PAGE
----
Several times throughout the Passion History Jesus’ enemies unwittingly prophesy the truth. The High Priest Caiaphas had said, “It is better that one man should die for the people than that the whole nation should perish.” This was, of course, true, in a way that Caiaphas could never have imagined. Jesus is God’s Passover Lamb who would be sacrificed on Calvary’s altar having drunk the cup of God’s wrath against the world’s sins to the bitter dregs. Then the crowd cried out, “His blood be on us and on our children. Once again, the people were prophetically speaking the truth, though they didn’t know it at the time. Jesus’ blood was shed for them and for all the world, that whoever is marked with His blood by faith and trust in Him, God’s wrath against sin passes over them and they are spared. For Jesus is the Passover Lamb of God’s offering who takes away the sins of the world. But then, on the negative side, the people also prophesied the truth when they answered Pilate, “We have no king but Caesar,” for they had rejected and handed over the Son of God, their Christ and Redeemer King, for a mortal man who did not worship the true God, but who claimed to be a god himself.

Though he believed Him to be innocent, and though he knew that the charges against Him were bogus, Pilate handed over Jesus to be crucified. Then, he released from the prisons Barabbas, an insurrectionist and a murderer. The name Barabbas means “son of a father,” thus the murderous, mortal son of a father (all men) goes free, while the sinless and innocent Son of God the heavenly Father goes to death – It is better that one man should die for the people than that the whole nation should perish.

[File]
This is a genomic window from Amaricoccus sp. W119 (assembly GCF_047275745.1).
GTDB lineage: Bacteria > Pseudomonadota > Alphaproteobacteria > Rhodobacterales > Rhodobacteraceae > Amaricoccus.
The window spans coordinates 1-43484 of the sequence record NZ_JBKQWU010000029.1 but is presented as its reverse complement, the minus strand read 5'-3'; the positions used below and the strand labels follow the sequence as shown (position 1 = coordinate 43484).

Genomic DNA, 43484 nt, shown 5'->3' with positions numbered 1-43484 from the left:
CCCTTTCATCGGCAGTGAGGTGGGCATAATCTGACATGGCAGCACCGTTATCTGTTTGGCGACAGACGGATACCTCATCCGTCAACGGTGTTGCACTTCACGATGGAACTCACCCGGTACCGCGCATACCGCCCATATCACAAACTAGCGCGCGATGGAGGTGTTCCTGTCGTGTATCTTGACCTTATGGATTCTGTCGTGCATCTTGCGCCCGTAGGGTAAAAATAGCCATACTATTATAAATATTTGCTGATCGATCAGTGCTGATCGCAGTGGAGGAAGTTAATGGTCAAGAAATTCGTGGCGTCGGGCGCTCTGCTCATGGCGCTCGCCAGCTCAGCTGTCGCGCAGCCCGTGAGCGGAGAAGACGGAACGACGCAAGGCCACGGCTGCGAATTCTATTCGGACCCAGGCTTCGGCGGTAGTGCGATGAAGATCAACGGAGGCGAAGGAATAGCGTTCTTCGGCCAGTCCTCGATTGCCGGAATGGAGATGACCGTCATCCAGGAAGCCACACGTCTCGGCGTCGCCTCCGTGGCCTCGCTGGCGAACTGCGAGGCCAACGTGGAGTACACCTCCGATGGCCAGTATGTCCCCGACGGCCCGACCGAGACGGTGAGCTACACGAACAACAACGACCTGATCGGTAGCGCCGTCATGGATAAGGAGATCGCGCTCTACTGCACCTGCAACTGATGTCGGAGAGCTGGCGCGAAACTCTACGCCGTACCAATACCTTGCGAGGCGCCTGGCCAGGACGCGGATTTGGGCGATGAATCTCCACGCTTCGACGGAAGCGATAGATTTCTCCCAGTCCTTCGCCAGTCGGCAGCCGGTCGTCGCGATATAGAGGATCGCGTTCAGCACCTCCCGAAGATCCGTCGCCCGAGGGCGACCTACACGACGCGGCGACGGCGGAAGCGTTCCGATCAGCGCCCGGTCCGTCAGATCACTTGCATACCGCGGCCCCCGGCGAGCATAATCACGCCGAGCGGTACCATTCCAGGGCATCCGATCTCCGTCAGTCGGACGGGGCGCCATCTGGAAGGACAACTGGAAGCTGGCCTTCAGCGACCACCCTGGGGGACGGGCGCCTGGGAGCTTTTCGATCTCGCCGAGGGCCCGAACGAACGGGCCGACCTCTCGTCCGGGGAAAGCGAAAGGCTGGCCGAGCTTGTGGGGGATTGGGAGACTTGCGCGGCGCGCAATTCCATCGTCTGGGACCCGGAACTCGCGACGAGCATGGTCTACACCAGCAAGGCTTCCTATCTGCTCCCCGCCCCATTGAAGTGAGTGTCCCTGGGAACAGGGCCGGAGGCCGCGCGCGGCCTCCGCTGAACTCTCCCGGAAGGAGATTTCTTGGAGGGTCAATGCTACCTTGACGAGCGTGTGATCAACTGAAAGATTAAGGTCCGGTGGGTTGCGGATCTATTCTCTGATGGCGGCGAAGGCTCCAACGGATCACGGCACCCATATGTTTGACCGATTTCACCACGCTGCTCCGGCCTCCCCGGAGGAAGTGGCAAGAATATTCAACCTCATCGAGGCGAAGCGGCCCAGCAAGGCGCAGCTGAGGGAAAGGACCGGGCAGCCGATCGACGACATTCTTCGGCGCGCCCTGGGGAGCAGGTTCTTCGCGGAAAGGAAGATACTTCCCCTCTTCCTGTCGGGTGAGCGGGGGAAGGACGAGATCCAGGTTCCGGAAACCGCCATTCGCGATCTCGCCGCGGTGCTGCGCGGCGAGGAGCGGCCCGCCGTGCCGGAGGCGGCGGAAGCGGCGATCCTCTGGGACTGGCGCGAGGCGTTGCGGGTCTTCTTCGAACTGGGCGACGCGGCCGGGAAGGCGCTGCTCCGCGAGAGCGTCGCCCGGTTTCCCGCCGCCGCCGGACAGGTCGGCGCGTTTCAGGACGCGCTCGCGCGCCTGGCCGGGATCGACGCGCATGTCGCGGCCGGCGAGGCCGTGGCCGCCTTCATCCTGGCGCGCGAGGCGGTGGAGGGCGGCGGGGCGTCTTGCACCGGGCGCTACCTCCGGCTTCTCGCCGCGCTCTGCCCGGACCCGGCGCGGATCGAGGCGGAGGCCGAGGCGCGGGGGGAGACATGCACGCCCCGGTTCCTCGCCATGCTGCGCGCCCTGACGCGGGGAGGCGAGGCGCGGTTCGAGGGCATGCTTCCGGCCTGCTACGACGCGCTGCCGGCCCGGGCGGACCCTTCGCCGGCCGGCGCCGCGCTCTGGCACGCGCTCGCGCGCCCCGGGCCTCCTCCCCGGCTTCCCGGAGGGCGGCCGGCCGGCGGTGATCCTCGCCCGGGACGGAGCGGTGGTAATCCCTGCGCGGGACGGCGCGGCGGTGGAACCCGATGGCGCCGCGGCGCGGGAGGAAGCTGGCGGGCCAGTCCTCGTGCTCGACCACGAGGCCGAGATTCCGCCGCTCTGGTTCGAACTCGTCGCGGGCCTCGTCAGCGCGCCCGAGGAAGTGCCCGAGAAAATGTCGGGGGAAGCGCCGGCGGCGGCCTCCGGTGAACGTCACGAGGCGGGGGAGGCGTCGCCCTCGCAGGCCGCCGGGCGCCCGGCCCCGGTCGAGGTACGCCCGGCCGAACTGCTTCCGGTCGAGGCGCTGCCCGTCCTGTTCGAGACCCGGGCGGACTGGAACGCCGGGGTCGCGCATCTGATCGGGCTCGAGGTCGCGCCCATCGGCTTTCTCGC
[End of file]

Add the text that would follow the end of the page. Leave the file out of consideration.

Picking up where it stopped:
It was the devil, of course, the father of lies, working through Caiaphas, the Sanhedrin, Herod, and Pilate, Judas, and the crowds. The charges were false, Jesus was not guilty, but innocent, they literally exchanged God’s truth for a lie and for lies. And the people were persuaded; they were like sheep without a shepherd. And so are we. If we do not know the Scriptures, the Word of God, and the power therein, then we are like “children, tossed to and fro by the waves and carried about by every wind of doctrine, by human cunning, by craftiness in deceitful schemes.” Therefore, we must “put on the whole armor of God, that [we] may be able to stand against the schemes of the devil. For we do not wrestle against flesh and blood, but against the rulers, against the authorities, against the cosmic powers over this present darkness, against the spiritual forces of evil in the heavenly places. Therefore, take up the whole armor of God, that you may be able to withstand in the evil day, and having done all, to stand firm.”

In the + Name of Jesus. Amen.